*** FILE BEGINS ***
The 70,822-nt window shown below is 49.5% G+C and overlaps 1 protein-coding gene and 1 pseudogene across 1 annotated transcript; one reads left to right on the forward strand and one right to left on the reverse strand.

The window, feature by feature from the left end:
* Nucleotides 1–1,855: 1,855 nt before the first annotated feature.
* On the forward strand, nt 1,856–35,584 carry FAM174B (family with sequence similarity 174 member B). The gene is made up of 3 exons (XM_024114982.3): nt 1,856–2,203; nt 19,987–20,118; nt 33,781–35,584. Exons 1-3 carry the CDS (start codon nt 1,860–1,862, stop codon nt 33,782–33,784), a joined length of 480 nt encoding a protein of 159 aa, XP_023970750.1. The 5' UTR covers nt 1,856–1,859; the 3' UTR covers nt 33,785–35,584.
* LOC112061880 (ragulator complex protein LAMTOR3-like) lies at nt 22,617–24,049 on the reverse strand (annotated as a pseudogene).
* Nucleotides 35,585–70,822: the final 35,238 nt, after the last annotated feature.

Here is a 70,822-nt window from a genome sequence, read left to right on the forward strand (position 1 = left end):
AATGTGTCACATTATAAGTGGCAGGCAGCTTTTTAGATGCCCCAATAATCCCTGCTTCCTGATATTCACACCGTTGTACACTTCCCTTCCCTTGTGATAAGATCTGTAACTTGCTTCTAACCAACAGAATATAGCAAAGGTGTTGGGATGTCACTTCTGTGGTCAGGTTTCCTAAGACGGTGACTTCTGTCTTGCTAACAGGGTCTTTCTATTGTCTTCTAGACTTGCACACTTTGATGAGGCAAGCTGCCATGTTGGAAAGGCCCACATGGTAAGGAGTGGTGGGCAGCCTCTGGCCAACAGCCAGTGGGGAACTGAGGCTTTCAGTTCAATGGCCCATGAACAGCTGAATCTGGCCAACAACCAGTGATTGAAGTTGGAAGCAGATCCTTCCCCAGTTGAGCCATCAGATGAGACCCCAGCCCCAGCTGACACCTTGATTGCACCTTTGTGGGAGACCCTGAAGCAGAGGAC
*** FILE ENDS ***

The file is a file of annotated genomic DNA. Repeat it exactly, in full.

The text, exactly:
The 70,822-nt window shown below is 49.5% G+C and overlaps 1 protein-coding gene and 1 pseudogene across 1 annotated transcript; one reads left to right on the forward strand and one right to left on the reverse strand.

The window, feature by feature from the left end:
* Nucleotides 1–1,855: 1,855 nt before the first annotated feature.
* On the forward strand, nt 1,856–35,584 carry FAM174B (family with sequence similarity 174 member B). The gene is made up of 3 exons (XM_024114982.3): nt 1,856–2,203; nt 19,987–20,118; nt 33,781–35,584. Exons 1-3 carry the CDS (start codon nt 1,860–1,862, stop codon nt 33,782–33,784), a joined length of 480 nt encoding a protein of 159 aa, XP_023970750.1. The 5' UTR covers nt 1,856–1,859; the 3' UTR covers nt 33,785–35,584.
* LOC112061880 (ragulator complex protein LAMTOR3-like) lies at nt 22,617–24,049 on the reverse strand (annotated as a pseudogene).
* Nucleotides 35,585–70,822: the final 35,238 nt, after the last annotated feature.

Here is a 70,822-nt window from a genome sequence, read left to right on the forward strand (position 1 = left end):
AATGTGTCACATTATAAGTGGCAGGCAGCTTTTTAGATGCCCCAATAATCCCTGCTTCCTGATATTCACACCGTTGTACACTTCCCTTCCCTTGTGATAAGATCTGTAACTTGCTTCTAACCAACAGAATATAGCAAAGGTGTTGGGATGTCACTTCTGTGGTCAGGTTTCCTAAGACGGTGACTTCTGTCTTGCTAACAGGGTCTTTCTATTGTCTTCTAGACTTGCACACTTTGATGAGGCAAGCTGCCATGTTGGAAAGGCCCACATGGTAAGGAGTGGTGGGCAGCCTCTGGCCAACAGCCAGTGGGGAACTGAGGCTTTCAGTTCAATGGCCCATGAACAGCTGAATCTGGCCAACAACCAGTGATTGAAGTTGGAAGCAGATCCTTCCCCAGTTGAGCCATCAGATGAGACCCCAGCCCCAGCTGACACCTTGATTGCACCTTTGTGGGAGACCCTGAAGCAGAGGAC